The first episode of the widely loved sketch comedy series Portlandia opens in a restaurant. If you haven't seen Carrie Brownstein and Fred Armisen inquire so deeply into a chicken's life story that they learn its name is Colin, give it a watch. We love to laugh at it because locavore dining can get deeply absurd if we let it.
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There may be more to the joke than we imagined, though: New research from researchers at the University of Copenhagen have just published a study that suggests our psychology plays into our sense of taste in unexpected ways. Our favorite foods tend to be familiar ones, whether it's tried-and-true boxed junk or a family recipe. When we try new dishes, we may not fully know how to analyze their quality beyond our initial reaction. The Danish researchers found that there's one cost-effective way to improve how we taste new foods, and that's learning more about where its ingredients come from.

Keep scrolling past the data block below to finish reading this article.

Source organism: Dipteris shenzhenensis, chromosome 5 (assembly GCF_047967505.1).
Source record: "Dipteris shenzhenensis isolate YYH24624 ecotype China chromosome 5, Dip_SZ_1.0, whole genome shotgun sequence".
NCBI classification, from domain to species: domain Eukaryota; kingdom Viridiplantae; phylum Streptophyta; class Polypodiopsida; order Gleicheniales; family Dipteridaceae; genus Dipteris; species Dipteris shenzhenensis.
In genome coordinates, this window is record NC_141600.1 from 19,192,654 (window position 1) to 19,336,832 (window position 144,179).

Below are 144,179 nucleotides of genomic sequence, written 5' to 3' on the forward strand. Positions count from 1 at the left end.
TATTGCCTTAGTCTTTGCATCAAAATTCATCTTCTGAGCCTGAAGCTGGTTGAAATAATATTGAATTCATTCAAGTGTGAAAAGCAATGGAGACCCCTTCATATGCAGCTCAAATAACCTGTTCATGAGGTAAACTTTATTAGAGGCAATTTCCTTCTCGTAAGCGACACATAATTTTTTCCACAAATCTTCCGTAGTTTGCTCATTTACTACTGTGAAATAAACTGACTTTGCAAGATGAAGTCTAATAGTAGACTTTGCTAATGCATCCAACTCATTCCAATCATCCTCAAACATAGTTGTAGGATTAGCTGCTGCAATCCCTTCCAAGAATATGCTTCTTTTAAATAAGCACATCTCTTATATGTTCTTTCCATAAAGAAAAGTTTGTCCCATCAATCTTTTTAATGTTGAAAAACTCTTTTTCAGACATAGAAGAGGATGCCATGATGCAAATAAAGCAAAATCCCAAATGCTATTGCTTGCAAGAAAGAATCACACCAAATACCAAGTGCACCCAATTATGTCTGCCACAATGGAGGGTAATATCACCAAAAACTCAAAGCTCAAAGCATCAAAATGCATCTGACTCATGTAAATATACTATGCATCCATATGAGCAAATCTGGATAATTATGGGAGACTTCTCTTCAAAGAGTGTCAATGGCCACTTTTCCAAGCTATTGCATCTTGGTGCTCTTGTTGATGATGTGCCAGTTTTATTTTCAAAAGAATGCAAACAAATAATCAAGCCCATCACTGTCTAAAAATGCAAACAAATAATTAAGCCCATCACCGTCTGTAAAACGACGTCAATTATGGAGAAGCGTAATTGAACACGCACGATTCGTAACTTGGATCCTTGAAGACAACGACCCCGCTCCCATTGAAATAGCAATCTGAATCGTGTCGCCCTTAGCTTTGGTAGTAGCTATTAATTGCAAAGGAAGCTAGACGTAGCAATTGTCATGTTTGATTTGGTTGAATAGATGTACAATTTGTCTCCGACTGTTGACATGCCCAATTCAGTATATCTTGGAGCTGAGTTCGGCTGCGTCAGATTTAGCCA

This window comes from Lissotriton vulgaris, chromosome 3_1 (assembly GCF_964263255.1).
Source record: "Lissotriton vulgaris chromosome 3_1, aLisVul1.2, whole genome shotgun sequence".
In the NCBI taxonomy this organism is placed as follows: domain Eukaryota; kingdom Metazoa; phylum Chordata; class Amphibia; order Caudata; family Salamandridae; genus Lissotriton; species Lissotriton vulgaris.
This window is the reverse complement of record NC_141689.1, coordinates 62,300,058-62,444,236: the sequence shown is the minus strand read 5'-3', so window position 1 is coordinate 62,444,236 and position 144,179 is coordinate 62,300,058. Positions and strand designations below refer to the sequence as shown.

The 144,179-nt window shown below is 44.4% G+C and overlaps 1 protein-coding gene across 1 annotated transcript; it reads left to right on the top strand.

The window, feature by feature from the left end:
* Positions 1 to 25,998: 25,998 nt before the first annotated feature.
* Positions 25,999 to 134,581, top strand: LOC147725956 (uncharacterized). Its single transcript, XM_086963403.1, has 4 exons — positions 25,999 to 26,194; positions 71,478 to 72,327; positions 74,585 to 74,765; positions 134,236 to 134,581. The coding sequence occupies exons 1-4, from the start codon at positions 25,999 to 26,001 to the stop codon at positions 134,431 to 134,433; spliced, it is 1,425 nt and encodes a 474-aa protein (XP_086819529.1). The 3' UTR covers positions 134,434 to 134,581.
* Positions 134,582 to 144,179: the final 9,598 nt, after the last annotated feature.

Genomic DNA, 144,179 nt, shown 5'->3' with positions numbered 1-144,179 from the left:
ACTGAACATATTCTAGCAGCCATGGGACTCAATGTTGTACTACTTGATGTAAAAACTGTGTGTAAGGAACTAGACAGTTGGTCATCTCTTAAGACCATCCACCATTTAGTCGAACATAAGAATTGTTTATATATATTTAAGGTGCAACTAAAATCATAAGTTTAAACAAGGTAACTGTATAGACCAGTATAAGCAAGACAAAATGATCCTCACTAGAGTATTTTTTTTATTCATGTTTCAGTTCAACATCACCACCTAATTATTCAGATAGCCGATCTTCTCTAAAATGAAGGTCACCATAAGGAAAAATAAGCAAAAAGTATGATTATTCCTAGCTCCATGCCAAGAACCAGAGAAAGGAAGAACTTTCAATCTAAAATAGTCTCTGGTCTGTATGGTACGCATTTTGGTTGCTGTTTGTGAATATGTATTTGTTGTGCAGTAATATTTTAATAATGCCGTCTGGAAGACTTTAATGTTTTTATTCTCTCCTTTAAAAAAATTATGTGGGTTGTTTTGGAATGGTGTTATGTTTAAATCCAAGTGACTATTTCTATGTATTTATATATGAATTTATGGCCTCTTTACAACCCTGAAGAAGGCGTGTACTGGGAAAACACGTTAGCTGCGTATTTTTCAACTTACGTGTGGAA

"Here it was clear that other elements of the experience, such as the pride of eating food made from local produce and using traditional production methods, significantly changed the perception of the food," said study co-author Michael Bom Frøst. We already know that something as trivial as menu fonts can change how we feel about a meal. Whether you're dining out or serving up a spread, let yourself get curious about the work that went into your food. Sure, it might feel funny at first — but your taste buds and your brain are going to thank you later.